China’s soybean supplies are unlikely to be affected in the short term by a potential 25% tariff on US imports on the crop, the country’s agriculture ministry said in response to industry concerns.
In its monthly crop report, the Ministry of Agriculture and Rural Affairs said the domestic soybean market was “highly concerned” about the effects of the escalating trade friction with the US would have on the industry.
A 25% tariff on soybeans was proposed by the China in retaliation for what the government says have been recent aggressive US trade actions amid an escalating trade dispute between the US and China.
A US Soybean Export Council study released last month said soybean exports to China could plunge by almost two-thirds if Beijing proceeds with its proposed 25% tariff.
But China’s ministry of agriculture said South America was the main supplier to China during the first part of the year so any affects would likely be towards the end of the year.
“Further developments and the impact on supply and demand for the whole year must continue to be monitored,” it said.
China imports around US$40bn in soybeans a year, which are crushed to make meal used in animal food and oil for cooking. Around one third of its imports are sourced from the US.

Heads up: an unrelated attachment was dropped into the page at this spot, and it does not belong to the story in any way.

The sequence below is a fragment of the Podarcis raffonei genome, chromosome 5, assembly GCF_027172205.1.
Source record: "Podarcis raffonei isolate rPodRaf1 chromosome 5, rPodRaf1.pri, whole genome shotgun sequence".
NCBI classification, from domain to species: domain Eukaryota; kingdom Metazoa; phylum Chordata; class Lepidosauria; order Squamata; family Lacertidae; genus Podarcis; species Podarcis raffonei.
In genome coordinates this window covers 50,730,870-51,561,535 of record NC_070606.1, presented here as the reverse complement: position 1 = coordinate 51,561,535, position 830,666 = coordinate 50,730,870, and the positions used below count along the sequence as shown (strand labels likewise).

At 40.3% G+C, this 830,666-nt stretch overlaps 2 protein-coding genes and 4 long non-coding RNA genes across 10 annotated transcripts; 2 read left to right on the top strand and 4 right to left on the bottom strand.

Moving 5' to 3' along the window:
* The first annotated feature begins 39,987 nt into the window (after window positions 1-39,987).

The trade dispute started last month when US president Donald Trump threatened to raise tariffs on Chinese goods worth US$50bn in response to complaints that Beijing forces foreign companies to partner with domestic firms and hand over intellectual property in violation of World Trade Organisation market-opening commitments.
Beijing hit back with its own $50bn list of US goods for possible retaliation, which included soybeans.
Data analysis from the US Soybean Export Council showed the medium-term impact of Chinese import tariffs would fall 37%, with the economic impact on the US amounting to more than $3bn a year, largely in rural areas.
The council study said as the world’s biggest buyer of soybeans, China needs imports from the US, the leading producer, to satisfy demand. However, it acknowledged that as Brazil and other countries in Latin America expand soybean area and production, China will no longer need to rely on the US.
“As other suppliers expand productions, US exports globally will fall,” it said.
Meanwhile, speaking at the Boao Forum for Asia on the southern island of Hainan, Chinese president Xi Jinping pledged to cut China’s auto tariffs and improve intellectual property protection.
“China’s door of opening up will not be closed and will only open wider,” he said.
“We will encourage normal technological exchange and protect the lawful ownership rights of foreign enterprises.”
Although some analysts have praised Xi’s words as the beginning of the end of the trade dispute, Chaoping Zhu, global market strategist at JP Morgan Asset Management, told CNN Money that the remarks did not represent a dramatic departure from existing Chinese policy.
“This speech did not represent a major shift in Chinese policy but rather a reiteration of the same themes Xi has promoted throughout his tenure atop China’s policy making system,” he said.
“It is likely the US-China trade dispute will require more negotiation.”